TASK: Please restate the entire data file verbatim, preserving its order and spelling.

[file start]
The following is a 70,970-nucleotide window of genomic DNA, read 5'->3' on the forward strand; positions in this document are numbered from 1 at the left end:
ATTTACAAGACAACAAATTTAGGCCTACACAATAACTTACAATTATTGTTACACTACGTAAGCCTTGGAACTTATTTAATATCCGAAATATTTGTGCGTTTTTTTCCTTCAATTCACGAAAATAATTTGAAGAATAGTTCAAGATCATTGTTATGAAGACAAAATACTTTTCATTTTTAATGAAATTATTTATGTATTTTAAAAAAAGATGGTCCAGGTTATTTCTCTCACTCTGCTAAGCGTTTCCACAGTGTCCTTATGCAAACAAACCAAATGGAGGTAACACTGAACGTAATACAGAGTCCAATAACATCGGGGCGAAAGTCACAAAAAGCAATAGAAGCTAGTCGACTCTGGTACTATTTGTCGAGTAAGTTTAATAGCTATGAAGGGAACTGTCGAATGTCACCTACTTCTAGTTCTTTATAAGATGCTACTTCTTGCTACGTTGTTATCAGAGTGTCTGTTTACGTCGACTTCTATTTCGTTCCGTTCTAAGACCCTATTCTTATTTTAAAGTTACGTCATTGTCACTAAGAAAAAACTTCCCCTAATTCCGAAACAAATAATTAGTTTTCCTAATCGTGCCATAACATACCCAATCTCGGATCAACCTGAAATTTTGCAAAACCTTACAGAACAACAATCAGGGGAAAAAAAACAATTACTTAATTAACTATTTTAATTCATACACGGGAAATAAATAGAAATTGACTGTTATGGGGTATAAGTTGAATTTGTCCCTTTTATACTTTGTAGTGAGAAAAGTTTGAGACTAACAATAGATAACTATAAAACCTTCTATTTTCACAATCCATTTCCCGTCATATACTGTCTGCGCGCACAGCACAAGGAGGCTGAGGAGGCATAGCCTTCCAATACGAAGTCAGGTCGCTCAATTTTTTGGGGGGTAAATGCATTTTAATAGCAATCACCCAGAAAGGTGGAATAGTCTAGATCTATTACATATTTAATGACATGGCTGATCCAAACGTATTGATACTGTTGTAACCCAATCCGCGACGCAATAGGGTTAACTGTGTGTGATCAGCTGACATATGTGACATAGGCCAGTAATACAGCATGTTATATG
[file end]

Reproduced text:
The following is a 70,970-nucleotide window of genomic DNA, read 5'->3' on the forward strand; positions in this document are numbered from 1 at the left end:
ATTTACAAGACAACAAATTTAGGCCTACACAATAACTTACAATTATTGTTACACTACGTAAGCCTTGGAACTTATTTAATATCCGAAATATTTGTGCGTTTTTTTCCTTCAATTCACGAAAATAATTTGAAGAATAGTTCAAGATCATTGTTATGAAGACAAAATACTTTTCATTTTTAATGAAATTATTTATGTATTTTAAAAAAAGATGGTCCAGGTTATTTCTCTCACTCTGCTAAGCGTTTCCACAGTGTCCTTATGCAAACAAACCAAATGGAGGTAACACTGAACGTAATACAGAGTCCAATAACATCGGGGCGAAAGTCACAAAAAGCAATAGAAGCTAGTCGACTCTGGTACTATTTGTCGAGTAAGTTTAATAGCTATGAAGGGAACTGTCGAATGTCACCTACTTCTAGTTCTTTATAAGATGCTACTTCTTGCTACGTTGTTATCAGAGTGTCTGTTTACGTCGACTTCTATTTCGTTCCGTTCTAAGACCCTATTCTTATTTTAAAGTTACGTCATTGTCACTAAGAAAAAACTTCCCCTAATTCCGAAACAAATAATTAGTTTTCCTAATCGTGCCATAACATACCCAATCTCGGATCAACCTGAAATTTTGCAAAACCTTACAGAACAACAATCAGGGGAAAAAAAACAATTACTTAATTAACTATTTTAATTCATACACGGGAAATAAATAGAAATTGACTGTTATGGGGTATAAGTTGAATTTGTCCCTTTTATACTTTGTAGTGAGAAAAGTTTGAGACTAACAATAGATAACTATAAAACCTTCTATTTTCACAATCCATTTCCCGTCATATACTGTCTGCGCGCACAGCACAAGGAGGCTGAGGAGGCATAGCCTTCCAATACGAAGTCAGGTCGCTCAATTTTTTGGGGGGTAAATGCATTTTAATAGCAATCACCCAGAAAGGTGGAATAGTCTAGATCTATTACATATTTAATGACATGGCTGATCCAAACGTATTGATACTGTTGTAACCCAATCCGCGACGCAATAGGGTTAACTGTGTGTGATCAGCTGACATATGTGACATAGGCCAGTAATACAGCATGTTATATG